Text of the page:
The conference was held at Northland College in Ashland, Wis. Professor of Biology and Department Chair Neil Bernstein, Ph.D., said the purpose of their presentation was to make people aware of this unique area in Iowa where outdoor educators could take students to learn about the ancient history of Iowa.
"There are rare plants and animals found here, and it's also a great place to visit to learn about geology and glacial effects of the landscape," Bernstein said.
One of the plants in the algific talus slope community is the Northern Monkshood, declared by the United States Fish & Wildlife Service to be a threatened species. The Northern Monkshood is known for its blue hood-shaped flowers. Stems can range from one to four feet in length with many flowers found on a single stem. Students also provided information about the Iowa Pleistocene Snail, a federally endangered species, which is approximately one-quarter inch in diameter. The U.S. Fish & Wildlife Service reports these species have been seen at only 30 sites in Iowa and Illinois, and it is believed that the populations are remnants of larger numbers present during cooler glacial periods.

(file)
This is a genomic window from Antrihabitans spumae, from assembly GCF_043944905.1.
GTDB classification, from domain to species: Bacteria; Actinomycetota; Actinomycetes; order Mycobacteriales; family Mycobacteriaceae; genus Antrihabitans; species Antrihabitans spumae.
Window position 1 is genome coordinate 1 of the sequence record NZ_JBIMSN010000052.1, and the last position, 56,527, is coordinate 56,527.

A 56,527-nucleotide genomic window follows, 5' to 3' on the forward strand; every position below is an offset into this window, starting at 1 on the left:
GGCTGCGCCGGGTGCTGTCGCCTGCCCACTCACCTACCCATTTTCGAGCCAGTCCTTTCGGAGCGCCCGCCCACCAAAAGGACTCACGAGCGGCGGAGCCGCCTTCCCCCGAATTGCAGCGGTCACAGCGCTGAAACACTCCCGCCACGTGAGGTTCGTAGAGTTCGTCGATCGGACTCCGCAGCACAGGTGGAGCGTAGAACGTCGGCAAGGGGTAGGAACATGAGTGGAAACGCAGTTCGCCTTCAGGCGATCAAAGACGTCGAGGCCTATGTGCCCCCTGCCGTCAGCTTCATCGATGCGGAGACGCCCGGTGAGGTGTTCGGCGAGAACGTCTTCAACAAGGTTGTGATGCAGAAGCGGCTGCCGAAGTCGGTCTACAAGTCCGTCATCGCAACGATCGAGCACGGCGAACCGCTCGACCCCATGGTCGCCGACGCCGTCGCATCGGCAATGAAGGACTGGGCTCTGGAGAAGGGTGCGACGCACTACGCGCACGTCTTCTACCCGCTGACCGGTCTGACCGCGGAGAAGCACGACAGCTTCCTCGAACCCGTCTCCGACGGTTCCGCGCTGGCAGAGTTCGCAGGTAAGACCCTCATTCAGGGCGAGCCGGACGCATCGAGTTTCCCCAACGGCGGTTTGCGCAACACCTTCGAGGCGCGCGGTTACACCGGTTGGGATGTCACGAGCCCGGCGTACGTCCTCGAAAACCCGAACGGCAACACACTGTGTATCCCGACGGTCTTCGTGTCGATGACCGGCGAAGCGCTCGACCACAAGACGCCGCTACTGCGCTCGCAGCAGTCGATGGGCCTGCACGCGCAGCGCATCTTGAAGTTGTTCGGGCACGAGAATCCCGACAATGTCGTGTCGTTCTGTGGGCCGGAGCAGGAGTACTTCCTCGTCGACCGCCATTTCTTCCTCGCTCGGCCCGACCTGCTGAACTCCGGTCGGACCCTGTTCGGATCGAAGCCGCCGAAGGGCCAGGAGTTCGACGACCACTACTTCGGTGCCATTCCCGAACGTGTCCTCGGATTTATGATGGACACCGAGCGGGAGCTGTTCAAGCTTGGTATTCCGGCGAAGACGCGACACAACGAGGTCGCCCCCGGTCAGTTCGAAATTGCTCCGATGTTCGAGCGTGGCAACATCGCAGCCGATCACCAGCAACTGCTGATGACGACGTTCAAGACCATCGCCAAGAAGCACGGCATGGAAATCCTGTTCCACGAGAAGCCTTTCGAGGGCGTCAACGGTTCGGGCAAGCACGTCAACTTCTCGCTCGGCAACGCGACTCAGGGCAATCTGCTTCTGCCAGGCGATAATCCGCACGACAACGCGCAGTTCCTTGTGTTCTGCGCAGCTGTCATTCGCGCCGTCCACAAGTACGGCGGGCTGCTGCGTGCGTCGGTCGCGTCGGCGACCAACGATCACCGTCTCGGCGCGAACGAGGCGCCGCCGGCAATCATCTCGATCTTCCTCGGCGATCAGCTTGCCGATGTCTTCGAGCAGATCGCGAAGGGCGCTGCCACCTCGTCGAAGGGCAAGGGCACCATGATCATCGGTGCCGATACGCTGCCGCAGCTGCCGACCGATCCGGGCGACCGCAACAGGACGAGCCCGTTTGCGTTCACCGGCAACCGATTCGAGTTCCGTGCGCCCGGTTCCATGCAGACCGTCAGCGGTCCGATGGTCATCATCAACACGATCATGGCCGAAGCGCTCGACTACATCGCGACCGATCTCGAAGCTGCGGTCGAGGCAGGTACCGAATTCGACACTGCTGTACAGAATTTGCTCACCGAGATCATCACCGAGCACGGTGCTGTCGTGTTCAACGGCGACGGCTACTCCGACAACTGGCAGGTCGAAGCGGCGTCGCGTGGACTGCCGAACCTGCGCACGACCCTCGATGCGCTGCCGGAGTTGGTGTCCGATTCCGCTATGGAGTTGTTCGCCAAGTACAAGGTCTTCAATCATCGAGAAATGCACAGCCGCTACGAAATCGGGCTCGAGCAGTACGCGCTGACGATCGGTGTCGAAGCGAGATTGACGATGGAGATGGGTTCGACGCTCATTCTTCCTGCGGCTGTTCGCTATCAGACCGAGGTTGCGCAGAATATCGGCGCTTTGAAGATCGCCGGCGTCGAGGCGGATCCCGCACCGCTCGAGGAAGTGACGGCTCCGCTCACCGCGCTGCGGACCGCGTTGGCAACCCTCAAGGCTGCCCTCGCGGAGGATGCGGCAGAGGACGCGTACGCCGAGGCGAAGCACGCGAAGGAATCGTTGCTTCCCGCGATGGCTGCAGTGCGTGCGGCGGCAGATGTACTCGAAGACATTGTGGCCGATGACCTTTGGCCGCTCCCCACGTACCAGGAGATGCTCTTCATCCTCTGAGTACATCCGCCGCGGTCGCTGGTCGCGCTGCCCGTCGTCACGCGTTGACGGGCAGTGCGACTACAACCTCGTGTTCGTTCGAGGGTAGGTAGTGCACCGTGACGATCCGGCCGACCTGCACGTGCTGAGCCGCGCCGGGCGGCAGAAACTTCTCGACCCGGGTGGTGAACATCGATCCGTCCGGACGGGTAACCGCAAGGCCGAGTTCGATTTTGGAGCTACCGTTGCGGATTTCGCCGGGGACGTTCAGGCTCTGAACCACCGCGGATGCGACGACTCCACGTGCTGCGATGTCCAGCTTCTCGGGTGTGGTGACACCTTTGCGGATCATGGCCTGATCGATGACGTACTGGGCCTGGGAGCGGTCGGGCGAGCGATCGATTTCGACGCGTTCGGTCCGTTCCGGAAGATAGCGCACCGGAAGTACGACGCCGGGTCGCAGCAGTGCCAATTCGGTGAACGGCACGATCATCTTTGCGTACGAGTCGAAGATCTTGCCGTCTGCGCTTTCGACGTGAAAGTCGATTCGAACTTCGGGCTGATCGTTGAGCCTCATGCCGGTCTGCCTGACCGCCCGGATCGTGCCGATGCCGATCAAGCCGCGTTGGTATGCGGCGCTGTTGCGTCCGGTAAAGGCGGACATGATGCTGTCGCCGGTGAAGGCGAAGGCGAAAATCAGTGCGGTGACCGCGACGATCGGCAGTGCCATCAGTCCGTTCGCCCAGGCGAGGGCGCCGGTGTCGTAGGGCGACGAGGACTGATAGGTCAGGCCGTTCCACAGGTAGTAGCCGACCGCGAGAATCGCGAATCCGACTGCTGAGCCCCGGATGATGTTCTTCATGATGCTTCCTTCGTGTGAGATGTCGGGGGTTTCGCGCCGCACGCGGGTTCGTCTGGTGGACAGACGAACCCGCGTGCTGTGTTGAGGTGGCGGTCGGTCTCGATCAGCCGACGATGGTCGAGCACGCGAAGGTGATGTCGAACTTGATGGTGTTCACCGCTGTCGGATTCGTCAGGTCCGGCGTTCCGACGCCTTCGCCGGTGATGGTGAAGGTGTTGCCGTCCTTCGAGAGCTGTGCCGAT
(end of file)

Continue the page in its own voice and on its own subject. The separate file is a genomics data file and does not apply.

In addition to participating in various seminars pertaining to outdoor education, Bernstein said the students also benefited by interacting with students from other colleges and universities who had similar interests in the field. Mount Mercy was the only school representing Iowa at the conference.
For more information on the presentation, contact Bernstein at firstname.lastname@example.org.